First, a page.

Feb 17, 1895

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Feb 17, 1895 - Dwellers on {be Heights Are Freezing in tbe...
Dwellers on {be Heights Are Freezing in tbe Presence of a Coal Oil Famine, ROADS ARE ALL IMPASSABLE. Oil Han Got Sick When the Blizzard Came, and tbe Coal Was Exhausted Days Ago—People Can't Cook. The town of Hasbrouck Heights, on the New. Jersey and New York Railroad, stands on a hill and Its 800 Inhabitants look down on the surrounding towns of Hackensack, Pasaalc and Rutherford. They don't look flown upon them because they are supercilious, but because they are on a hill. And that fact Is a source of woe to the. inhabitants of the Heights at this Ume. Tho village Is cached from the station by two winding roads. One Is called Ravine avenue and the other Bedan avenue, and the reason they wind is because a wagon couldn't get to the top of the hill if they didn't. During tho recent bilzzarrl the avenues of approach to the Heights became filled with snow, making them Impassable to heavily laden wagons. At the same time- Mr. Cox, of the firm of Peters & Cox, venders of coal-oil, was taken ill, forming a combination of calamities that has made Hasbrouck Heights a desert waste of hunger, cold and chilblains. Without coal-oil, Hasbrouck HedEhts might as well be off the map, or in the steppes of Siberia, or the sands of Sahara. Away back In Its infancy the inhabitants of the town leaned to depend on coal-oil as a means for cookln«r their food, and, to a large degree, heat- Ing their houses. Mr. Cox, of the firm of Peters & Cox, supplied them with tho servant gil's enemy, and the people : ot to depend upon him for the com- ustlble. So when Mr. Cox waa taken sick a condition confronted the people that was serious, but when the blizzard came on top of the Illness it became absolutely desperate. The people of the Heights do not carry largo supplies of oil, and Ravine avenue was hardly blockaded before this medium was exhausted. . The entire male population of the town is composed of commuters, and when they struggled to their homes on the third or fourth day of tho Illness of Mr. Cox and the blizzard they found their weeping wives clustered around tallow dips, shlv- erins' with the cold and with nothing to eat except bread. "Well/' said one commuter, who had lugged home a large red-snapper, and whose mouth was set for snapper .and nothing else, "we'll soon fix that."' So He grabbed the coal-oil can and plunged through the snow to the grocery store of H. HIppe & Sons. "Say!" shouted Mr. Rippe, wild-eyefl and excited as soon as ho saw the can, "you can't get any oil. and you can't have that thing here. We've got every can In town on storage now, and I won't have any more." So the red snapper was hung out to freeze, and Ia still waiting for oil. Wild appeals were Bent to Hackensack, Pas- Halo and Rutherford for oil, and many teamsters essayed to reach the oll- famine-strlcken town, but all failed. They attacked the winding roads from all points, but to a heavy wagon they wero as Impregnable as the ice-cap of Greenland. And tho famine was still unbroken yesterday. There IK no gas in tha town, so tallow dips are used for illuminating purposes. Tnera is an electric-light plant there, but It Is only used for lighting the streets. A few families have furnaces, which they have recently utilized in cooking their food, but now a coal famine is threatened also, and wild despair Is fast taking possession of the people. The old foud between the fanners and tho commuters over the Incorporation of the borough is forgotten in the common woe, and the two factions shake hands with each other on the station platform anrl ask each other, "What tidings? What hope'.'" .<•-«. _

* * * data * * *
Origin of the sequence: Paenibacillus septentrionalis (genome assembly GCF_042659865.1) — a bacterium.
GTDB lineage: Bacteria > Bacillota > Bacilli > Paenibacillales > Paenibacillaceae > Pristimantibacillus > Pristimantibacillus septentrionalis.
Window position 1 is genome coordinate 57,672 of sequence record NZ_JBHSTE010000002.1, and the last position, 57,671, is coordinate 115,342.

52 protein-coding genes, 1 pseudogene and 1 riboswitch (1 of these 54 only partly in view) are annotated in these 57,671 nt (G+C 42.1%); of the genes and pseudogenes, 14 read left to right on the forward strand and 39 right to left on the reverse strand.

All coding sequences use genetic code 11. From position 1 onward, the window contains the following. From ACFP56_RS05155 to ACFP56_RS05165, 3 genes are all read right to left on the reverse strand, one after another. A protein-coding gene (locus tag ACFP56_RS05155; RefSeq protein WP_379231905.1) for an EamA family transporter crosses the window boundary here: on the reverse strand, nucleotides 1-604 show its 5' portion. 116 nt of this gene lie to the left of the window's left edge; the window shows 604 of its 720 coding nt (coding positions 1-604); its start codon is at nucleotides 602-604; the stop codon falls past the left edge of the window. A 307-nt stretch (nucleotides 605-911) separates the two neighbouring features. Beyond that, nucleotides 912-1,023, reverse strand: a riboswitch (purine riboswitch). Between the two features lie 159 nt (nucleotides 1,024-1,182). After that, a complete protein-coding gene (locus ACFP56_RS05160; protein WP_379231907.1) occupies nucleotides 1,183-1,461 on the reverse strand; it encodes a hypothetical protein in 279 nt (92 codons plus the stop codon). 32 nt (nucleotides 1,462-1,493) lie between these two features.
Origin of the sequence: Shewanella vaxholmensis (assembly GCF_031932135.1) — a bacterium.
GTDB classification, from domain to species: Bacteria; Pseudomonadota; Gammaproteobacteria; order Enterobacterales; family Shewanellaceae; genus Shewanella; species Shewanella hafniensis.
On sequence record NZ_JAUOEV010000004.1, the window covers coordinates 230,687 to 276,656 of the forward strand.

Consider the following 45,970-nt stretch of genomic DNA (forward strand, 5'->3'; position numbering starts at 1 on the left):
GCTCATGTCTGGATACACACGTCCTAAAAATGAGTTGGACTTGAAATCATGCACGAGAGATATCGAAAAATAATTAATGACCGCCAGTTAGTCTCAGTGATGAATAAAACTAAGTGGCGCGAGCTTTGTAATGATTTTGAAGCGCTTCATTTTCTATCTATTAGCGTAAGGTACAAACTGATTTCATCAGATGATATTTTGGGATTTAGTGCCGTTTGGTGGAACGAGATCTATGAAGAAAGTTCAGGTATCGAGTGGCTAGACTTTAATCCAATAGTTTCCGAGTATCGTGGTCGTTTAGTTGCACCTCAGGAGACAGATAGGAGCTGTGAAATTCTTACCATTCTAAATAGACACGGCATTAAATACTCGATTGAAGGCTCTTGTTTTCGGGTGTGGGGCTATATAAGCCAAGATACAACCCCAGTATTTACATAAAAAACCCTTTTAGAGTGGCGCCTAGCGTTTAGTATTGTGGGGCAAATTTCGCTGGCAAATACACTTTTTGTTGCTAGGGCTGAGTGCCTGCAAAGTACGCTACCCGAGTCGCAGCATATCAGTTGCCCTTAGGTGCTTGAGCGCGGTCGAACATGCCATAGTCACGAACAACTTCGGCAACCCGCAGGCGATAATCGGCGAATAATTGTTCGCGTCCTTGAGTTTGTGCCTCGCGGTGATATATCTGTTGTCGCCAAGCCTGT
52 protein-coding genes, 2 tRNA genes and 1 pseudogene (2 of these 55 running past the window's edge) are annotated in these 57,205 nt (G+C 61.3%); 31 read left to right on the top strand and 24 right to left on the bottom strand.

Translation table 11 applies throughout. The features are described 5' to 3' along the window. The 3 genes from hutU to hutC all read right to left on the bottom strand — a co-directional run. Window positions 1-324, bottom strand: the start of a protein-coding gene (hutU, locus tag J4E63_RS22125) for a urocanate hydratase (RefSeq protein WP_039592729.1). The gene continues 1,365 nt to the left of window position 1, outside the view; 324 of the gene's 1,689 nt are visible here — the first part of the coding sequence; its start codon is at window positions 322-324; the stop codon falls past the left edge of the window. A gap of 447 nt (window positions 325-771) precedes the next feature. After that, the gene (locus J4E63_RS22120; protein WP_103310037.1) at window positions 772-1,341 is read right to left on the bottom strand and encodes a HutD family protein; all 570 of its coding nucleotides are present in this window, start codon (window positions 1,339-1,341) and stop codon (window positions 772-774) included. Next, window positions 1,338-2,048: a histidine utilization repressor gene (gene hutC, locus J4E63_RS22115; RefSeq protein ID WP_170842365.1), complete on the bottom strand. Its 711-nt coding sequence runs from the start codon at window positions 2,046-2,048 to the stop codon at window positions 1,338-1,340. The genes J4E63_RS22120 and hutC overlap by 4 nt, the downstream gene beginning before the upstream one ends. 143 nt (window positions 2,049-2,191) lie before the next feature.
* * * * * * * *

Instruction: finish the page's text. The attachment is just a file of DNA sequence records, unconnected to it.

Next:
Clipped from
  1. The World,
  2. 17 Feb 1895, Sun,
  3. Page 5

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